Sufferers of this disorder 50 per cent more likely to die, study finds

For the many sufferers of sleep apnoea, the seven or eight hours they spend in bed each night are not the periods of rest and refreshment they should be. An interruption to your breathing 30 to 40 times each hour is hardly a recipe for a good night’s sleep.

But on top of waking up in the morning feeling as tired as when you lay your head on the pillow, there are far more serious potential dangers associated with the disorder.

Dr Bastien Lechat, co-author of a study that examines the health impact of sleep apnoea and insomnia, says interrupted sleep can have major disruptive effect on your general health.

“Sleep is where your brain regenerates, where your cardiovascular system gets a break, where all the metabolic systems are regulated,” he says. “So, any disorder that impairs [this process] has consequences.”

Read: How to overcome the bad habits disrupting your sleep

Dr Lechat, research associate at the College of Medicine and Public Health at Flinders University, says the new study shows that those who suffer from insomnia on top of sleep apnoea are at even greater risk.

The research, published in the European Respiratory Journal, showed that participants with co-morbid insomnia and obstructive sleep apnoea (COMISA) had a 47 per cent increased risk of dying (for any reason) compared to participants with no insomnia or sleep apnoea, even when other factors known to increase mortality were taken into account.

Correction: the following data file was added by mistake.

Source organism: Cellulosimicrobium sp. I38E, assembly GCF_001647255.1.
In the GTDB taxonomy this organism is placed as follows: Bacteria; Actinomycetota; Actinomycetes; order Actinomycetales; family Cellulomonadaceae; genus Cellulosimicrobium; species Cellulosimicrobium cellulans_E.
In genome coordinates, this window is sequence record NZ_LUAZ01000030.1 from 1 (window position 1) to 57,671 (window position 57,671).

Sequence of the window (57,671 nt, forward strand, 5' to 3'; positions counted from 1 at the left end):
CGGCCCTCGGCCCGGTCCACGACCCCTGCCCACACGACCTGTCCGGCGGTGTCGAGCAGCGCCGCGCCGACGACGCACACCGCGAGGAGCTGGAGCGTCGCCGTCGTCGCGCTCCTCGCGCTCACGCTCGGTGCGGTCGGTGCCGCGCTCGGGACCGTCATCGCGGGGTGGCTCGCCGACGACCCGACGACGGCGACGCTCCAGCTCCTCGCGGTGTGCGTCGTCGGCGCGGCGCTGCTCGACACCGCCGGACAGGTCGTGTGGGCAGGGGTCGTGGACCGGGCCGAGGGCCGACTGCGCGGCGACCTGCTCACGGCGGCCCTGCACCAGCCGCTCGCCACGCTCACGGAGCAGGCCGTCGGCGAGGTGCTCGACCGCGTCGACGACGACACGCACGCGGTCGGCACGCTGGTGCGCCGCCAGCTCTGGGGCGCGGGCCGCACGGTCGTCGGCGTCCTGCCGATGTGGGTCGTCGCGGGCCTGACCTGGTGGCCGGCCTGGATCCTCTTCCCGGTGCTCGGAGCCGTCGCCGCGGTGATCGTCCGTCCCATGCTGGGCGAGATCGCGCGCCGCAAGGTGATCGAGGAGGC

What is sleep apnoea?
According to the Australian government website Health Direct, sleep apnoea, or obstructive sleep apnoea (OSA), happens when a person’s throat is partly or completely blocked while they are asleep, causing them to stop breathing. These episodes, in which a sufferer’s breathing can stop for anywhere between a few seconds and as much as 90 seconds, are known as apnoeas.

Read: What is the best bedtime for your health?

Each apnoea episode briefly wakes sufferers, although they will generally be unaware of it. Long-term sufferer Kim Wall says the effect is debilitating. “You wake up in the morning feeling terrible, as though you haven’t slept at all.”

Other symptoms of sleep apnoea include snoring, tossing and turning, and waking up gasping or choking.

What can be done to prevent or treat sleep apnoea?
For those with mild cases, preventative measures such as sleeping on your side and limiting alcohol intake in the evening can help reduce the symptoms, as can losing weight.

Those whose symptoms are more severe may be advised to have an oral appliance fitted by their dentist, use a continuous positive airway pressure (CPAP) pump, or even have surgery.

Read: Expert tips to improve your sleep

After seeing a sleep disorder specialist, Ms Wall was advised to start using a CPAP pump, and she has found it to be very beneficial. “It works very well. I don’t use it as often as I should, but if I have busy day planned, I put it on the night before. It makes a huge difference.”

Fortunately for Ms Wall, who is in her 50s, she does not suffer from the added complication of insomnia, but even those who suffer from OSA may be at risk of other health compromises. These include an elevated risk of diabetes, stroke, headaches and depression.

The good news is that effective treatments are available. Those who suffer any of the symptoms of sleep apnoea are advised to discuss these with their GP.

Do you suffer from disrupted sleep? Have you been diagnosed with sleep apnoea? Why not share your experience in the comments section below?

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Written by Andrew Gigacz

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